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If you’re wondering why officials in the District of Columbia are so eager to award a nine-figure gaming contract to Intralot, you’re not alone.
The DC Council Committee of the Whole held a public roundtable Wednesday to discuss the proposed $215 million deal with the struggling operator based in Greece.
Procurement would cover lottery sales and sports betting for five years after members previously voted to approve the sole-source framework pushed by Councilmember Jack Evans.
The motives of Evans and other city officials have come under scrutiny, though, spawning accusations of political favoritism and impropriety.
Members of the council must now decide whether to move forward with Intralot or delay implementation. That would leave DC sports betting solely to the district’s four approved sports venues at initial launch.
Testifying as a member of the public, Councilmember John Ray provided the strongest pushback. As he sees it, the sports betting component was nothing more than a “generous tip to the sole-source winner” of the lottery contract.
Ray poked holes in a few aspects of the proposed partnership, including the financial stability of Intralot. All three major credit bureaus downgraded the company’s rating multiple times over the past year.
“How much money is it costing the district to finance this very weak financial company?… If you learned the retirement board was investing your money in Intralot, would you be happy? Would you buy Intralot shares? If the answer to that is no, why would you ask the District taxpayers to invest their money in Intralot? Mister Chairman, you need to take a serious look at this contract.”
An American Gaming Association executive took an expected neutral position on the proposal, while trade group iDEA Growth issued a public statement in opposition.
“History demonstrates that competition through a consumer-choice business model brings revenue and creates a robust industry,” wrote iDEA founder Jeff Ifrah.
Chairman Phil Mendelson limited public witnesses to five minutes apiece, but lottery officials spent the better part of 90 minutes at the table.
Lottery Executive Director Beth Bresnahan argued that the expedited contract would put DC in line for a “rapid return on investment.” The adopted budget from Mayor Muriel Bowser includes more than $15 million in associated revenue for the upcoming fiscal year.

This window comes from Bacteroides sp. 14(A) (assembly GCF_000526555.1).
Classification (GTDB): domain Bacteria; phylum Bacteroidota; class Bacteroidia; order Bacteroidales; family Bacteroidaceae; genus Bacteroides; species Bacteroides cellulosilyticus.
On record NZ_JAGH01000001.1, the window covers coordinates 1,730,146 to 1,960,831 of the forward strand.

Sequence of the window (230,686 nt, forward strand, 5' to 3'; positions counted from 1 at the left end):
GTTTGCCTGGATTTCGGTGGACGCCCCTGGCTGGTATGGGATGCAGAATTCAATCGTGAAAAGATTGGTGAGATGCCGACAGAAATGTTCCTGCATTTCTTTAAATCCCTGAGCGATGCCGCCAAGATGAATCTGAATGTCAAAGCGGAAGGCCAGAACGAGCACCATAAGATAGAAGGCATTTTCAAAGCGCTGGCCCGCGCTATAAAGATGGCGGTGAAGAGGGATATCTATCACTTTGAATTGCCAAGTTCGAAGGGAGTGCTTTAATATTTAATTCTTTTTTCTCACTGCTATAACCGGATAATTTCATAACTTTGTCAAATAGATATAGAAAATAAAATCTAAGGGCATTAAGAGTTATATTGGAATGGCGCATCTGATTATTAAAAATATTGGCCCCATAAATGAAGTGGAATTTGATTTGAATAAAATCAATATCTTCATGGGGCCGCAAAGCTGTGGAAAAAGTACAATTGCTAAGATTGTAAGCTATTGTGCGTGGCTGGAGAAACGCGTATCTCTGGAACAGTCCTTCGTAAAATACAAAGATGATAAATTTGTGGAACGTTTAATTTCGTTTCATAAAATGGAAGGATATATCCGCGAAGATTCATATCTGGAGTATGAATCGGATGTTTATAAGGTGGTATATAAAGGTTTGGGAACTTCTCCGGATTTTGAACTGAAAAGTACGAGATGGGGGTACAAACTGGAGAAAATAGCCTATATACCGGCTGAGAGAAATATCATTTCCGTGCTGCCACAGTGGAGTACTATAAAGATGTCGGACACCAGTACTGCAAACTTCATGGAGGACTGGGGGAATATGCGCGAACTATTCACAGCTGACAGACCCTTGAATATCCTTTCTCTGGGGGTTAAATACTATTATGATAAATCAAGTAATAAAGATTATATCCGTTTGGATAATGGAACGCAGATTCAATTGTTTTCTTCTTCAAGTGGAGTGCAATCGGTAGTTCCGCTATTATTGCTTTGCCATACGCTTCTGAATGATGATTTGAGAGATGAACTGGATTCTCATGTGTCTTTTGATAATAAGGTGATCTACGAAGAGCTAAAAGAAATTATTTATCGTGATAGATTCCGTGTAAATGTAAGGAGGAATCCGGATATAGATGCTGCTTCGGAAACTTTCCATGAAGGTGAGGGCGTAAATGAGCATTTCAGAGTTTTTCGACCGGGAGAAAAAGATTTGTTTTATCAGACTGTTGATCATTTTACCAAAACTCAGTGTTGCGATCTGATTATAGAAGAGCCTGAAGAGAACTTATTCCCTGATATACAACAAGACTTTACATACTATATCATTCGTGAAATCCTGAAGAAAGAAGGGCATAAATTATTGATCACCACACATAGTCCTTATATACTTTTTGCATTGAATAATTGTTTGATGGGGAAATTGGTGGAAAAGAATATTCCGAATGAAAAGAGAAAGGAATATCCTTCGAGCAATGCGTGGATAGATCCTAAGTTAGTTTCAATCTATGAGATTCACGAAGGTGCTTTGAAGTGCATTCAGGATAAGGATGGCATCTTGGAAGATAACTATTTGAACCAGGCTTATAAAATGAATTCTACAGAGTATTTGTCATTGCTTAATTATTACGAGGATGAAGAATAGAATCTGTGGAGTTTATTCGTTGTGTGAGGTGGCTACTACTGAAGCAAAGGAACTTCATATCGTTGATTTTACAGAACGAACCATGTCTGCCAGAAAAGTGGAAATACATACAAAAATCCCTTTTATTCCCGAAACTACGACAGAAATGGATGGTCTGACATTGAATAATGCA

While calling the agreement an example of “fair and competitive pricing,” Bresnahan presented arguments that seem to indicate otherwise.
The contract appears to stipulate that Intralot needs to achieve $2.6 billion in total lottery and sports betting sales over the five-year period to reach its $215 million cap, which would amount to more than 8.25% of gross receipts.
That’s higher than the typical range, per the director’s testimony, and substantially more than the 2.5999% rate the city currently pays. Bresnahan cited legal sports betting as the major difference.
City officials hold that a competitive bidding process would delay the launch for 18 to 24 months, while Intralot could purportedly have DC sports betting up and running by the first of the year. That timeline ruffled a few feathers on the council, as testimony prior to passage initially projected a September launch.
There’s no doubt we’re talking about a sports lottery product rather than something akin to a sportsbook.
Bresnahan noted that the city has a no-risk clause which guarantees it a percentage of the total amount “sold,” as it does for other lottery games. Her follow-up comments further clarified that the citywide platform will not be a traditional sports betting product:
“We are setting a payout threshold, likely to start in the 75-80% payout [range]… Because we are setting a no-risk model with a set payout, anything that is not managed correctly by Intralot, they’re on the hook for paying. So we would have a steady revenue stream.”